Look how far we've come as advocates for children-but consider where we still need to go!

September 1, 2005

Pediatricians working with social agencies and government have made huge strides on behalf of children in the last hundred years. But much work remains.

Pediatricians have a long and distinguished record of advocating for the health and welfare of children. The record includes not only the individual contributions of exemplary pediatricians and social servants but also the broader role that advocacy and legislation play in bringing about major improvements in children's lives. It's worthwhile to review here what advocacy for children has accomplished over the past century and what challenges we face today, and to reflect on the role of advocacy in the 21st century.

The bad old days

Flash back a century to the year 1905. Child health care was still in its infancy, and the death toll for children was staggering. Infant mortality was more than 10% for white children and 20% for black children.1 Child mortality (deaths of children older than 1 year) was greater than 3%.1 The roster of culprits reads like an infectious disease textbook: tuberculosis, diarrhea and dehydration, diphtheria, measles, scarlet fever, typhoid and paratyphoid, influenza and pneumonia, and pertussis. Mortality statistics for the United States compiled by the National Center for Health Statistics in 1905 attribute tens of thousands of deaths each to tuberculosis, pneumonia, diarrheal disease, typhoid fever, and diphtheria.2 Poverty, overcrowding, and sanitation contributed to the spread of these deadly scourges.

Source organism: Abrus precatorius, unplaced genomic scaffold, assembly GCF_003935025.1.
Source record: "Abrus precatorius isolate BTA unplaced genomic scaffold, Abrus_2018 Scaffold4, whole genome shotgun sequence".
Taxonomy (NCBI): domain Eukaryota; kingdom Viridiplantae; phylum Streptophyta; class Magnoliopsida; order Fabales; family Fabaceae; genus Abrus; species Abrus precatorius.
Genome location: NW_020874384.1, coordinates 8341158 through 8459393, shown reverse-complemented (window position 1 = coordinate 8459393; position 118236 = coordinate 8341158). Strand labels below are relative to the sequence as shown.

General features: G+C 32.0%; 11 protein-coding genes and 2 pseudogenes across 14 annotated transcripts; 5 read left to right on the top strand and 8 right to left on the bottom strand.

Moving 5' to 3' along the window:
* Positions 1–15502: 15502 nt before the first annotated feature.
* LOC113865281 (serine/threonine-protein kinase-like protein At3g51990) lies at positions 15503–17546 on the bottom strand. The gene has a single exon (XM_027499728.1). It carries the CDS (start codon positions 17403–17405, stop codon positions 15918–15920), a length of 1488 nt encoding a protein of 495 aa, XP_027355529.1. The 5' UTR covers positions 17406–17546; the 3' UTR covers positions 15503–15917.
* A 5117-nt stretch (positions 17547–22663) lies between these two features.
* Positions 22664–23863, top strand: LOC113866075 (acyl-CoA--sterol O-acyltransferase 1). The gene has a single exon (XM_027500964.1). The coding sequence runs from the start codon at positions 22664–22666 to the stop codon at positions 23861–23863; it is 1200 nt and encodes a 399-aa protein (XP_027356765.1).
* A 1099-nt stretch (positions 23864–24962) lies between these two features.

Pioneering reforms

Much of the decline in mortality among infants and children in the US in the early part of the 20th century resulted from the work of committed individuals and government reforms. In 1908, S. Josephine Baker, MD, founded the Bureau of Child Hygiene in New York City in response to the high rate of infant mortality there. The first such organization in the country, the bureau promoted maternal education and infant welfare, operated milk stations, and sent trained nurses to visit immigrant mothers in tenement houses.4

In 1909, President Theodore Roosevelt convened the First White House Conference on The Care of Dependent Children to improve the care of destitute children and thus "benefit the welfare of the nation."5 The conference gave rise to the US Children's Bureau, under the Department of Labor, in 1912. The bureau was run by a Chicago-based reformer named Julia Lathrop, the first woman to head a US government agency. She selected the reduction of infant mortality as the bureau's primary objective.4 In 1916, Congress finally addressed the plight of working children by passing the Keating-Owens Act to regulate child labor.

In 1921, Congress passed the Sheppard-Towner Maternity and Infant Act, the first federally funded social welfare measure in the US. It disbursed federal funds to states for maternal and child health and welfare programs. In the seven years after passage of the legislation, Sheppard-Towner agents distributed 22 million pieces of health literature, conducted hundreds of health conferences, visited more than 3 million homes, and established nearly 3,000 prenatal centers.4